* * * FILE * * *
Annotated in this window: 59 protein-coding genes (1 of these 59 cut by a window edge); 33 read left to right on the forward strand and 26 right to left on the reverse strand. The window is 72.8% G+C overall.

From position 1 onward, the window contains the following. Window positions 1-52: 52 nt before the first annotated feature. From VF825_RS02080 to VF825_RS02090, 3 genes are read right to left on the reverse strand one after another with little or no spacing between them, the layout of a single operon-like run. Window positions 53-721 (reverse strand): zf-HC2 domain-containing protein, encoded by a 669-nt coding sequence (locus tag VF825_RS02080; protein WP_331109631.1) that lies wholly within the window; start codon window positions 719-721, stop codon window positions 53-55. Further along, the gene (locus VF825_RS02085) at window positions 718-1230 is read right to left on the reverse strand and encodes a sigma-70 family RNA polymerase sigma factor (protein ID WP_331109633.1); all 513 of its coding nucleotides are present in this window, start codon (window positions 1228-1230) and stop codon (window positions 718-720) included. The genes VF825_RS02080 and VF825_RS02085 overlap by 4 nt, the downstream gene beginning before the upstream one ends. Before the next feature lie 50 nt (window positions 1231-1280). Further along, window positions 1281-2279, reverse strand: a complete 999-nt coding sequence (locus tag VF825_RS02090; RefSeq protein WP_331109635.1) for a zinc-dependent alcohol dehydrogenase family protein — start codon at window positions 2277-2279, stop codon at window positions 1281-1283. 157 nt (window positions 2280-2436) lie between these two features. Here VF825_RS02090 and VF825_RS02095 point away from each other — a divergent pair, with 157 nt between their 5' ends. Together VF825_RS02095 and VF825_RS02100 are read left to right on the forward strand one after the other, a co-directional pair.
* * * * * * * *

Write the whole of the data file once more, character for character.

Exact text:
Annotated in this window: 59 protein-coding genes (1 of these 59 cut by a window edge); 33 read left to right on the forward strand and 26 right to left on the reverse strand. The window is 72.8% G+C overall.

From position 1 onward, the window contains the following. Window positions 1-52: 52 nt before the first annotated feature. From VF825_RS02080 to VF825_RS02090, 3 genes are read right to left on the reverse strand one after another with little or no spacing between them, the layout of a single operon-like run. Window positions 53-721 (reverse strand): zf-HC2 domain-containing protein, encoded by a 669-nt coding sequence (locus tag VF825_RS02080; protein WP_331109631.1) that lies wholly within the window; start codon window positions 719-721, stop codon window positions 53-55. Further along, the gene (locus VF825_RS02085) at window positions 718-1230 is read right to left on the reverse strand and encodes a sigma-70 family RNA polymerase sigma factor (protein ID WP_331109633.1); all 513 of its coding nucleotides are present in this window, start codon (window positions 1228-1230) and stop codon (window positions 718-720) included. The genes VF825_RS02080 and VF825_RS02085 overlap by 4 nt, the downstream gene beginning before the upstream one ends. Before the next feature lie 50 nt (window positions 1231-1280). Further along, window positions 1281-2279, reverse strand: a complete 999-nt coding sequence (locus tag VF825_RS02090; RefSeq protein WP_331109635.1) for a zinc-dependent alcohol dehydrogenase family protein — start codon at window positions 2277-2279, stop codon at window positions 1281-1283. 157 nt (window positions 2280-2436) lie between these two features. Here VF825_RS02090 and VF825_RS02095 point away from each other — a divergent pair, with 157 nt between their 5' ends. Together VF825_RS02095 and VF825_RS02100 are read left to right on the forward strand one after the other, a co-directional pair.